BTW, the film was actually quite good. And more importantly, it seriously improved the second film. You can see my spoiler-free version of my review on movZilla (and on Slate's Fray later tonight). I decided to post it on the Fray so we can discuss it. That's one thing that I miss with this blog is the interactions. I get response here, but not the conversational give-and-take I get there. Once they start answering there, then we get into the heavy spoilers.

Once I got that done, ZillaJr had to go to rehearsal for his drama production, and then I took the girls to see Brother Bear. I didn't go in with them - I was dealing with skateZilla. They loved it, though. Gave it two thumbs WAY WAY up. Except for the part with the bear riding the mammoth. They really didn't think that could ever have happened. Had great conversation on way home about real bears (like the fact that male bears eat cubs rather than take them on long trips).

Once got everyone home, it was chore time. When they were done, we drove over to Schlockbuster to return our videos and looked up in the sky and had a serious, "Oh WOW!" moment when I saw it. The eclipse! I had read it's time online but the guy had stated that we probably wouldn't be able to see it. Well, he was dead dead wrong. Gorgeous view. We drove home in a flash and sat out in the parking lot of our complex and drank hot chocolate and watched it and had a great talk about what was going on and why it looked like it did.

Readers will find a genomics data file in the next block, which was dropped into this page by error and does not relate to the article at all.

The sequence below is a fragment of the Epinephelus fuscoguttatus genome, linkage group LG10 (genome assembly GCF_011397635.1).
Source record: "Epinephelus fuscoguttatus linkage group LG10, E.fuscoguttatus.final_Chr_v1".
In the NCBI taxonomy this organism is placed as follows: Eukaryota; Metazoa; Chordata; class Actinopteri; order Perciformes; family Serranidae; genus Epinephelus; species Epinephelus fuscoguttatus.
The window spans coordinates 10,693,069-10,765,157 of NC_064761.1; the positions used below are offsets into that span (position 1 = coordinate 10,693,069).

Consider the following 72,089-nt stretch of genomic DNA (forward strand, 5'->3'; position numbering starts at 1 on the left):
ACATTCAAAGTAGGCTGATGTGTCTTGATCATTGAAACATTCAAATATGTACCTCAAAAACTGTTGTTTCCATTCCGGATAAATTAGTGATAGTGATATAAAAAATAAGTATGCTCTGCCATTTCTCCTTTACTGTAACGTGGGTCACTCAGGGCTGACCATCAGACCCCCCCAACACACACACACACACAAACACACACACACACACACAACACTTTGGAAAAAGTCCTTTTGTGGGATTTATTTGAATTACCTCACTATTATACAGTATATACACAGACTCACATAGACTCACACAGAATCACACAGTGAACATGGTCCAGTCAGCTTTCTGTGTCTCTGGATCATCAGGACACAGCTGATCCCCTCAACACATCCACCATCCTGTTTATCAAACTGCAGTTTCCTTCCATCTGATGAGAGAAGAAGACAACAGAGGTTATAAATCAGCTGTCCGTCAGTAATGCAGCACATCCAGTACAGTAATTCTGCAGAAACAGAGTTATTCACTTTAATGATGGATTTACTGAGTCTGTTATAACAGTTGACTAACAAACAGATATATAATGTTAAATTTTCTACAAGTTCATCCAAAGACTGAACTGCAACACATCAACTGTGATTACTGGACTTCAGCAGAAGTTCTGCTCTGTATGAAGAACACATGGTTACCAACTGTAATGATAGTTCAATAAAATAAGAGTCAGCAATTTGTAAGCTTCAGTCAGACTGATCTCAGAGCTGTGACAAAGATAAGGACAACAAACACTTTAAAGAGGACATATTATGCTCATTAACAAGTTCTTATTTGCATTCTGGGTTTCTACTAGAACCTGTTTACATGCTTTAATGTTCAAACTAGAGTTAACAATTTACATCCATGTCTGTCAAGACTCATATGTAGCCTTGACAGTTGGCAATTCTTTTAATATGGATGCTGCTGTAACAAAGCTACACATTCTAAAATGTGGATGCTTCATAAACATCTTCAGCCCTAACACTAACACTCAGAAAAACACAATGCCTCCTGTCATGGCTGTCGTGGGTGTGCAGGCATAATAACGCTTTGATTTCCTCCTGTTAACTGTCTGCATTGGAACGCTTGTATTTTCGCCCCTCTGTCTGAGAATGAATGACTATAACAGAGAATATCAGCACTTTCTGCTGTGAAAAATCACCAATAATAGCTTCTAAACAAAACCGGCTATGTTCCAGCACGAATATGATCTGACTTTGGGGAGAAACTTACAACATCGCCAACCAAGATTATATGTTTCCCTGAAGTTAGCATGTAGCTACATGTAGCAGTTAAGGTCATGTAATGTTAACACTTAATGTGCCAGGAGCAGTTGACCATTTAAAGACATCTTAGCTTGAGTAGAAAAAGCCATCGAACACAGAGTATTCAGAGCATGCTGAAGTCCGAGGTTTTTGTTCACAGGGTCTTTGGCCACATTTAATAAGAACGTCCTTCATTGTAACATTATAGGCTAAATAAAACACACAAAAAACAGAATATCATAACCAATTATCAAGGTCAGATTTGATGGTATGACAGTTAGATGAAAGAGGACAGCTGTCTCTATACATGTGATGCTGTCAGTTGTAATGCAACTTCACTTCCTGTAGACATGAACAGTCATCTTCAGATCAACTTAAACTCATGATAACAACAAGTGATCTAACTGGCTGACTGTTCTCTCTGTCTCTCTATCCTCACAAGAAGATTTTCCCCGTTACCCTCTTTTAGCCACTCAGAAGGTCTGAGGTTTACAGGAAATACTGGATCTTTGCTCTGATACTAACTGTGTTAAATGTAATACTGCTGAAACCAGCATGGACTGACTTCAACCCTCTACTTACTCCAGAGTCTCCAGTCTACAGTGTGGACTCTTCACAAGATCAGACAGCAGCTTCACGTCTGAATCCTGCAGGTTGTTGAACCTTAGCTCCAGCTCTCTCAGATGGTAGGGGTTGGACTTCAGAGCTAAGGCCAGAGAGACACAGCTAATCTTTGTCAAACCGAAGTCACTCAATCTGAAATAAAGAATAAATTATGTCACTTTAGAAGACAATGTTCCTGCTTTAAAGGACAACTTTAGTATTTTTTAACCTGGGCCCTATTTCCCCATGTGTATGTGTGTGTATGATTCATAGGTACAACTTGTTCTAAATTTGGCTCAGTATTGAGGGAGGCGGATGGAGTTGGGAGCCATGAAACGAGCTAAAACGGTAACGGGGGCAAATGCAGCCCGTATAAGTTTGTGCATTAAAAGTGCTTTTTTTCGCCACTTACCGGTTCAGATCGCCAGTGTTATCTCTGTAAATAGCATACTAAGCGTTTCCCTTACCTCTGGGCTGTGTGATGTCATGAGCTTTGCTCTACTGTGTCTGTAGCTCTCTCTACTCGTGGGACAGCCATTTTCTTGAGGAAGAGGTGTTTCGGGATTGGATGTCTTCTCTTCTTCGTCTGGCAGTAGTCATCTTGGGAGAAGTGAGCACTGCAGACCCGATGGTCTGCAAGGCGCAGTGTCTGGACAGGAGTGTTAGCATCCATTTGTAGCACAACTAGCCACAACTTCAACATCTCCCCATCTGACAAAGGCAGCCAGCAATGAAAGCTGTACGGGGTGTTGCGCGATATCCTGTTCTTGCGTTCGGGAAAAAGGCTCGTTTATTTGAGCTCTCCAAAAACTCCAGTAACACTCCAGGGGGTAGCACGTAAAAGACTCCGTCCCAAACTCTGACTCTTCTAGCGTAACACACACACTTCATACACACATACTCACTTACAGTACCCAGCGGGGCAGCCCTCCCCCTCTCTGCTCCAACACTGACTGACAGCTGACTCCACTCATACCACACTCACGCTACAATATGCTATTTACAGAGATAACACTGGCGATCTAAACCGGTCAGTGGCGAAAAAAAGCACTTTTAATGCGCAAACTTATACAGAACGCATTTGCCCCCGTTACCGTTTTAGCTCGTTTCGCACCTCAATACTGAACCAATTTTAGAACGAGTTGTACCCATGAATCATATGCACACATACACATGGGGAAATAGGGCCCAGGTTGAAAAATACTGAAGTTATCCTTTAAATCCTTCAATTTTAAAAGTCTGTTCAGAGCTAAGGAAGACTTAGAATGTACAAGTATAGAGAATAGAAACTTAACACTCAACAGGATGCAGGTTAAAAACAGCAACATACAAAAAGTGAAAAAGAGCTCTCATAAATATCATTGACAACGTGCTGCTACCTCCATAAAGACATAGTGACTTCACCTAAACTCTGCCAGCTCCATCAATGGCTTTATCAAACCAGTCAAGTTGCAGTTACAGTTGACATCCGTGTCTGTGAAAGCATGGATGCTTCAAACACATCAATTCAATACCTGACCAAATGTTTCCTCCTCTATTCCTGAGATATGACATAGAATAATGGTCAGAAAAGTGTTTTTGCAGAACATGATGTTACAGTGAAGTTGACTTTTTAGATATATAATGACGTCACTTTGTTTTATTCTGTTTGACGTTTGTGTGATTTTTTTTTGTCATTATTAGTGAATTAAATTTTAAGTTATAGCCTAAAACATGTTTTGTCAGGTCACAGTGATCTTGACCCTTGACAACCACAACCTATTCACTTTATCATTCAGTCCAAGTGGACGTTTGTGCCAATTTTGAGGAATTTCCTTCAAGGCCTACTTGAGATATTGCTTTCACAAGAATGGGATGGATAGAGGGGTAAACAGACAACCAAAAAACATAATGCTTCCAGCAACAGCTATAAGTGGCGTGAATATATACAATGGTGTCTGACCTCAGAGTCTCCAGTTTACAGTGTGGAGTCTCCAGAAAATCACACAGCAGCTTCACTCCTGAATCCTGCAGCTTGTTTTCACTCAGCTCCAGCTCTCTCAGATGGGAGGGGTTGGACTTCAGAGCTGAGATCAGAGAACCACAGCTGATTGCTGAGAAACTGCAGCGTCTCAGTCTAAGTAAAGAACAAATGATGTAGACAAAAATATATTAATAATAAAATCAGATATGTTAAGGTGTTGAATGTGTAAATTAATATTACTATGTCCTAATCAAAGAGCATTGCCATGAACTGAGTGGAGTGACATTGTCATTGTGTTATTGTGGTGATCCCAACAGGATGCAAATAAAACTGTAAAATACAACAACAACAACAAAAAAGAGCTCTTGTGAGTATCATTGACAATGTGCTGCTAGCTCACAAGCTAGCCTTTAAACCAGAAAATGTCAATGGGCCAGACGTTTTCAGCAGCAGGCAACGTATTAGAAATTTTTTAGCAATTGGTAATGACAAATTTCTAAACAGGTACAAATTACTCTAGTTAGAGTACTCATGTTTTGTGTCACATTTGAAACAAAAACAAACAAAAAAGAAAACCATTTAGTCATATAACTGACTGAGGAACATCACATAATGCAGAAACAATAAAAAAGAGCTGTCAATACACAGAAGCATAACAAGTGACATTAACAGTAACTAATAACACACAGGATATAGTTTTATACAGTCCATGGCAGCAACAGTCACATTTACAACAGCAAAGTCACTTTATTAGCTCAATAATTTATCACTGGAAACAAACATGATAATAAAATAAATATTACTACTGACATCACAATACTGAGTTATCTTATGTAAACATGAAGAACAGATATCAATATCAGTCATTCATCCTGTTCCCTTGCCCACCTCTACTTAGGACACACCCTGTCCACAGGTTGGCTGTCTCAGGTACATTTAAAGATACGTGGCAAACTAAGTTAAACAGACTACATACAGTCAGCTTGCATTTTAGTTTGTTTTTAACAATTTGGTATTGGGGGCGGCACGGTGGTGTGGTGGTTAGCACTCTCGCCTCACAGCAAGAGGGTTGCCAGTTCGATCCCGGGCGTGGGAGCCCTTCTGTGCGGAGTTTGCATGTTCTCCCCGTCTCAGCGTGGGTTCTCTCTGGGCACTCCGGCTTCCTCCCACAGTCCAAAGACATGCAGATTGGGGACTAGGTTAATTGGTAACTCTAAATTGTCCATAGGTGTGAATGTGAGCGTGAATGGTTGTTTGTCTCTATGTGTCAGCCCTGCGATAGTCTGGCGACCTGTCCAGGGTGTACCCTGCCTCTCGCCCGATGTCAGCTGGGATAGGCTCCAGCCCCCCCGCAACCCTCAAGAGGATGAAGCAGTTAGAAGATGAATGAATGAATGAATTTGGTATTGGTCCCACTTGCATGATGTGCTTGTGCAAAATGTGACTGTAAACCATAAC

Now in for chili. It was skateZilla's turn tonight, and he cooked one of my favorite kid-friendly recipes. Simple, easy, and they love it. We call it "can chili", because it was created when a friend of mine who is a Mormon had to move out of state and left me her entire year's supply thing. Looks like this:
Can Chili
1 lb. ground beef
1 cup diced onion
2 cups frozen corn (or a can of nibblets corn)
1 large can or two small cans of commercial chili (Stagg is best)
2 cans diced, peeled tomatoes (stewed also works if you slice them up when adding them)
4 small or two large cans of various beans (two dark red beans and two pintos is good mix)

Brown ground beef and onions with your favorite spices (we use really offensive amounts of garlic, pepper, parsley, celery seed, and a touch of seasoned salt). Add chili and stir. Add rest of canned ingredients and stir. Add frozen corn and stir. Heat on medium until just simmering. Taste and if bland add some chili powder to taste.

Serve in large bowls with grated cheese and onions on top and bagel chips or cornbread on the side (or skateZilla adds what seems like a cup of frickin' Tobasco).

Once everyone had their bowl, we watched what we picked up at the video store, Indiana Jones and the Temple of Doom. I've been impressed. These films have really stood the test of time. The transfers on the DVD's are amazing - they must have found an unviewed print or the transfer company sacrificed something very large to someone at exactly the right phase of the moon to get twenty-year-old film this clean.